While this unique group of runners is not technically a tribe or people group, the unique cultural running tradition of the Tendai monks (or the Kaihigyo) of Mount Hiei, Japan, is certainly worthy of review. Known widely as the “marathon monks,” the Tendai may be some of the greatest, toughest, and most committed athletes on earth. We review their legacy here based on some partial research completed by the authors of the barefoot running book due out this next year.
What makes their efforts all the more amazing is that members of this
religious sect run only for the spiritual enlightenment they receive on the treacherous paths they tread in the mountain country. On the trail of Buddhist awakening, their commitment is demonstrated by their participation in the intensely demanding 1,000-day challenge. This event goes way beyond even the most strenuous ultra-marathons and iron-man events, and it has been documented that only forty-six men have completed this challenge since 1885.
In the first stage of their “training,” the monks must spend seven years in Buddhist training, learning meditation and calligraphy, while doing all of the rudimentary duties of temple maintenance. In the initial 300-day period, the monks are required to run approximately 40km a day for 100 consecutive days. Then in the fourth and fifth years, they must run for 200 days in a row. Yes, that is the equivalent of a full marathon every day for more than six months. The sixth year includes a 20km a day increase while the seventh see the number reach 84km a day for 100 consecutive days, adding up to two marathons back-to-back each day for just over three months.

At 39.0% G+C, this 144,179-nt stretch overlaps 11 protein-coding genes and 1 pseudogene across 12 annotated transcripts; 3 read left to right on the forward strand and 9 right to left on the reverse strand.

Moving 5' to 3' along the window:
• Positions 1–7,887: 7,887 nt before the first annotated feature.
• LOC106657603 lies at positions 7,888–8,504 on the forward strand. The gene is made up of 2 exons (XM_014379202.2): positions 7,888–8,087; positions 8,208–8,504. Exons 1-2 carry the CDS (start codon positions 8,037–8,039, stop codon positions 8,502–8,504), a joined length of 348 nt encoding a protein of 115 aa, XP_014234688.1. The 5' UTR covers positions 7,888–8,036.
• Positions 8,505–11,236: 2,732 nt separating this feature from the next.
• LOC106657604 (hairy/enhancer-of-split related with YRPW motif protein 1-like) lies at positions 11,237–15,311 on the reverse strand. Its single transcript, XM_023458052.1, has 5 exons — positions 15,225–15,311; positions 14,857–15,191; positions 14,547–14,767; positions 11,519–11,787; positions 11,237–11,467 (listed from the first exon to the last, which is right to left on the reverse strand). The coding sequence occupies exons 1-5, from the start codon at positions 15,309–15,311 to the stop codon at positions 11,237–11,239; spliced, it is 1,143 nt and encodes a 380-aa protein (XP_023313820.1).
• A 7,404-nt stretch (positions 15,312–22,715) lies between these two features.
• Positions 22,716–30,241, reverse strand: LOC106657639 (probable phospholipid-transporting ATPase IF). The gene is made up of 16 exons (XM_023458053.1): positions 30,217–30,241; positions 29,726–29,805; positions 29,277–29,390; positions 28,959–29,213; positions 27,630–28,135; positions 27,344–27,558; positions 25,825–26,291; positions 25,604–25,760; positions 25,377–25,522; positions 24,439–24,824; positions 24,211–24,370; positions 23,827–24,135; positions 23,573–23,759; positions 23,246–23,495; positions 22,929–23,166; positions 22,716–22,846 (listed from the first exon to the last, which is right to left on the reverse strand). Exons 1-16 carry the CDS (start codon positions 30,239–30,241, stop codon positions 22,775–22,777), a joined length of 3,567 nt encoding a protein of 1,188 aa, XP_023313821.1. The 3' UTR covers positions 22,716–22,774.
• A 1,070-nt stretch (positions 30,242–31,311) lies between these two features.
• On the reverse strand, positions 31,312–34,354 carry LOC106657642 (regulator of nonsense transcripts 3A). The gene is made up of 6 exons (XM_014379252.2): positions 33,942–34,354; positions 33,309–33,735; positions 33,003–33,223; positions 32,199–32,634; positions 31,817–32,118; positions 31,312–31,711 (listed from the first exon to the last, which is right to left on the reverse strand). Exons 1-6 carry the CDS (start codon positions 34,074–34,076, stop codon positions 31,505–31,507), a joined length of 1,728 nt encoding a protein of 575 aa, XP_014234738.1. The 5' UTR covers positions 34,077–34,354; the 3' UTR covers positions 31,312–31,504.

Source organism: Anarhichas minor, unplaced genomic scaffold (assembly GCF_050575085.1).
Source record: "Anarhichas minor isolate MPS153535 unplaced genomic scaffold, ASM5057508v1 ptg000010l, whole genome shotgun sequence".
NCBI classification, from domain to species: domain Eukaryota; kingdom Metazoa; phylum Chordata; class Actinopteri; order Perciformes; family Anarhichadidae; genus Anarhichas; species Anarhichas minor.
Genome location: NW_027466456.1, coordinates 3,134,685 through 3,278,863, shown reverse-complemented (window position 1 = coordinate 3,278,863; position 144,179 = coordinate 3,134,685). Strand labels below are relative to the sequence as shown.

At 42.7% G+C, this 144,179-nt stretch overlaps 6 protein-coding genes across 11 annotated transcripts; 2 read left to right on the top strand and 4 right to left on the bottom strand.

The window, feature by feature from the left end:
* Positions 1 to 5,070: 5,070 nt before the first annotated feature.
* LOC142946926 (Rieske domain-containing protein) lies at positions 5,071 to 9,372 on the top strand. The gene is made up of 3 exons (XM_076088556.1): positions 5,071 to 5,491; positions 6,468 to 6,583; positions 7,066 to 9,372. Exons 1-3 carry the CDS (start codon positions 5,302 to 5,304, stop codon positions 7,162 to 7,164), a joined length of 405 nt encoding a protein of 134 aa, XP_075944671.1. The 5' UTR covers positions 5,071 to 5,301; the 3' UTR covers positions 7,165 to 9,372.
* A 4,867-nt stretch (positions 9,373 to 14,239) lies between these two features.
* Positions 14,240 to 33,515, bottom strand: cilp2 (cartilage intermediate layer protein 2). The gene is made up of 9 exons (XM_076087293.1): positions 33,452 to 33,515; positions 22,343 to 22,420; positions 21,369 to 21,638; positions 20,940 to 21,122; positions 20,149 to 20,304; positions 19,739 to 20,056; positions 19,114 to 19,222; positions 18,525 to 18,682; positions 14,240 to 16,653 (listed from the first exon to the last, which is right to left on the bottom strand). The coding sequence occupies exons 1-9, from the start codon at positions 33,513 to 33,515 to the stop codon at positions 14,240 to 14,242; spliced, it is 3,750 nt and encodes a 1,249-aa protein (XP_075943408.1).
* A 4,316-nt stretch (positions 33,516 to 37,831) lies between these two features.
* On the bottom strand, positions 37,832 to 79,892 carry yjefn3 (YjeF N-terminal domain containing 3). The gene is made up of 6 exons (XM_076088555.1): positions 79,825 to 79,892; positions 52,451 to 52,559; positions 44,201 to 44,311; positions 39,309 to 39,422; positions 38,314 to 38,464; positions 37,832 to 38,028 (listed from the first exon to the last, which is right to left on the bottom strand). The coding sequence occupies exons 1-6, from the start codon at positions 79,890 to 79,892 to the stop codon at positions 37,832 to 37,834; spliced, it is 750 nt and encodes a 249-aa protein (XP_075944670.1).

Yet, the running is not the half of it. To the sheer distances they must traverse each day, you must add the fact the Tendai monks are running over mountain paths, often at night. They do not wear the best clothing or footwear for these types of activities. Most participants wear straw sandals, white outfits, and a straw hat. Along with their attire, the monks must carry implements for meditation and devotional rites like candles, knives, and the like. They endure times of little rest or recovery, times without food or water, and other physical hardships.
In the distant past, when Kyoto was the functioning court of the Japanese emperor, the Tendai were treated to a special thanksgiving ceremony once they had completed their 1,000 day trials. These marathon monks were the only ones who were allowed to wear sandals in the presence of the emperor.
It is still common for crowds numbering in the thousands to turn out to see a monk finish this impressive race. Some ask the monks for blessings, believing in some cases, that they possess sacred healing powers.
Written post by Shaun C. Kilgore